Tuesday, April 19, 2016


For His sake we can choose to be like the laborers Paul mentions in his letter to Timothy, his fellow worker in bringing the Gospel to others.

ETERNAL PERSPECTIVES         by Sally Bair

Called to be …

With the snow gone, farmers and gardeners are working their fields for planting. Their days are long as they strain toward a fruitful harvest.

Farmers aren’t the only ones consistent in meeting their goals. The apostle Paul used several metaphors—imaginative phrases that stand for something else—in his letters to Timothy on how Christians should live. After Paul left for other mission fields and was ultimately imprisoned, he wrote two letters to Timothy, a helper in Paul’s work, to encourage him in his faith and his ministry to the new believers.

His metaphor about a farmer shows how conscientious, hard labor is necessary before a farmer can enjoy a bountiful harvest. Laziness must not be a trait of faithful Christians. “The hardworking farmer must be first to partake of the crops.” (2 Timothy 2:6)

Another metaphor Paul used is that of a soldier. “You therefore must endure hardship as a good soldier of Jesus Christ. No one engaged in warfare entangles himself with the affairs of this life, that he may please him who enlisted him as a soldier.” (2 Timothy 2:3-4) The Christian walk is often presented as spiritual warfare. Effective service calls for singleness of purpose as we respond to orders from our commanding officer.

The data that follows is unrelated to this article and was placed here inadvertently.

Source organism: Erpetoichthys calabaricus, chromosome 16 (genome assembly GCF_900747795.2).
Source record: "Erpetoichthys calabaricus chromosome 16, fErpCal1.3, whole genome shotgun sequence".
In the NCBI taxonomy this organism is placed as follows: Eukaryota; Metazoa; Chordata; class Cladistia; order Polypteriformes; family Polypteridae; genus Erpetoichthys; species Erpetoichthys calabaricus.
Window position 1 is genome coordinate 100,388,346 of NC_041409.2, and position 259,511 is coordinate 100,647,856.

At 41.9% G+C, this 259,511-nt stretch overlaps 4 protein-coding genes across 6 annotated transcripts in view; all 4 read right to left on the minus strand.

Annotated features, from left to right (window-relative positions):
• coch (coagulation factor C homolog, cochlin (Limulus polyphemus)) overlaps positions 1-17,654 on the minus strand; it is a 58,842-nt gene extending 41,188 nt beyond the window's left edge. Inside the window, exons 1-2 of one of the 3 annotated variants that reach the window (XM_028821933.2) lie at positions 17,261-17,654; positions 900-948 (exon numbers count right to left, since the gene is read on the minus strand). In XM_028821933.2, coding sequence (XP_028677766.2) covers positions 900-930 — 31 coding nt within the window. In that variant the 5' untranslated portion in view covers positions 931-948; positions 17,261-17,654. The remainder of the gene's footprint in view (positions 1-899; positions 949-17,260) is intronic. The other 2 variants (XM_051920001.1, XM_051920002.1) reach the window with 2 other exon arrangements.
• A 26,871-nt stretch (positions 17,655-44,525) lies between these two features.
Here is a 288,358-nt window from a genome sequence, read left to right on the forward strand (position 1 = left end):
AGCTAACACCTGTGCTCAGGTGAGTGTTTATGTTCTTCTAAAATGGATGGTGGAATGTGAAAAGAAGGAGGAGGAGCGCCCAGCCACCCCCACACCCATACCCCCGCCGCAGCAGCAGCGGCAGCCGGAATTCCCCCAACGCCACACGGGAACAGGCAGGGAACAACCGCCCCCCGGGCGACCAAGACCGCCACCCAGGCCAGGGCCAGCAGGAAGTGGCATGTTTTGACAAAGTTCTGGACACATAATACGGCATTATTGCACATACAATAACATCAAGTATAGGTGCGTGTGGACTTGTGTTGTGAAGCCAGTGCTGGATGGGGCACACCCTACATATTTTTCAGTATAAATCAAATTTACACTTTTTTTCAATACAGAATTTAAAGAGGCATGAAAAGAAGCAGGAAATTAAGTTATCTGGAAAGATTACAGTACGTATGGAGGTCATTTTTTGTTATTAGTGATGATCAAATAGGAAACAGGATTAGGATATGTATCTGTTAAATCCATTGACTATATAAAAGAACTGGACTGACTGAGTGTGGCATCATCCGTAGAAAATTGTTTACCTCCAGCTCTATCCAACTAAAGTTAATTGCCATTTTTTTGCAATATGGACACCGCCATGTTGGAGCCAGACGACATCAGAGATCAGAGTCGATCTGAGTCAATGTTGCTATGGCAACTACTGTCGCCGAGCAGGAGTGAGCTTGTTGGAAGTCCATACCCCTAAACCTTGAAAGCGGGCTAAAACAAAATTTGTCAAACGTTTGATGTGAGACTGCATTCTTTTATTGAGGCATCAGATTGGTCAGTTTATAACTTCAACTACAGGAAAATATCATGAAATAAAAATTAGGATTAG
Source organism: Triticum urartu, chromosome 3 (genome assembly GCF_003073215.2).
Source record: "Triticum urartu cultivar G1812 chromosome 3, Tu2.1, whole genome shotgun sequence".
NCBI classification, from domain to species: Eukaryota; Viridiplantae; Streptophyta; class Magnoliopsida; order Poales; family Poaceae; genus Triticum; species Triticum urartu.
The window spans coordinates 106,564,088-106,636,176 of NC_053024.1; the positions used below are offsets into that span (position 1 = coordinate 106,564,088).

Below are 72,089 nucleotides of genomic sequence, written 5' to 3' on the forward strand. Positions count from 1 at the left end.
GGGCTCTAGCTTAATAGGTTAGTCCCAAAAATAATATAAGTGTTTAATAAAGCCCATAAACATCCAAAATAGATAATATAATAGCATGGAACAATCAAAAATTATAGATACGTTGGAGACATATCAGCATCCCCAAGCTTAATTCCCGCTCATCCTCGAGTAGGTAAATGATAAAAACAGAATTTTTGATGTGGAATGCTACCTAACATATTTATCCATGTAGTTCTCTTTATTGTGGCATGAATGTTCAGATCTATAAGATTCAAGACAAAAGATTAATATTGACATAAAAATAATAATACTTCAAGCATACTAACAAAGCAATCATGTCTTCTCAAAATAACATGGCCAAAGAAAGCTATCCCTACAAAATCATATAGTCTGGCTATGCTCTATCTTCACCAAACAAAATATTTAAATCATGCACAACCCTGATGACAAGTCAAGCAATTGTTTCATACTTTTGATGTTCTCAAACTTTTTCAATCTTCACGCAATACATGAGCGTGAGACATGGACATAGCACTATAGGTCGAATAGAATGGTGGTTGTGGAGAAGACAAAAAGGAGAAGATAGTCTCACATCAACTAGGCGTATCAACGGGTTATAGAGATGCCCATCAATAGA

Paul also spoke of athletes, who must endure strict training to win a prize. He wrote that a Christian must be like an athlete, “… not crowned unless he competes according to the rules.” (2 Timothy 2:5) In Paul’s day, the Greek games were important. A competitor had to follow the rules to win a victor’s wreath. Like athletes, Christians will receive a victor’s crown, too, when their spiritual race is conducted within the directives of biblical faith and doctrine.

Laborers, too, must work hard toward their goal of providing for themselves and their families. “Be diligent to present yourself approved to God, a worker who does not need to be ashamed, rightly dividing the word of truth.” (2 Timothy 2:15)

Finally, Paul reminds Timothy that Christians must take care to keep themselves pure, like valuable vessels. “In a great house there are not only vessels of gold and silver, but also of wood and clay … if anyone cleanses himself from the latter, he will be a vessel for honor, sanctified and useful for the Master, prepared for every good work.” (2 Timothy 2: 20-21)

These metaphors are as worthy of our meditation as they were for Timothy. Whether we fit into one category or another, we can learn and be inspired by them.

Lord, thank You for showing us in imaginative ways how to better serve You. In Jesus’ name, amen.

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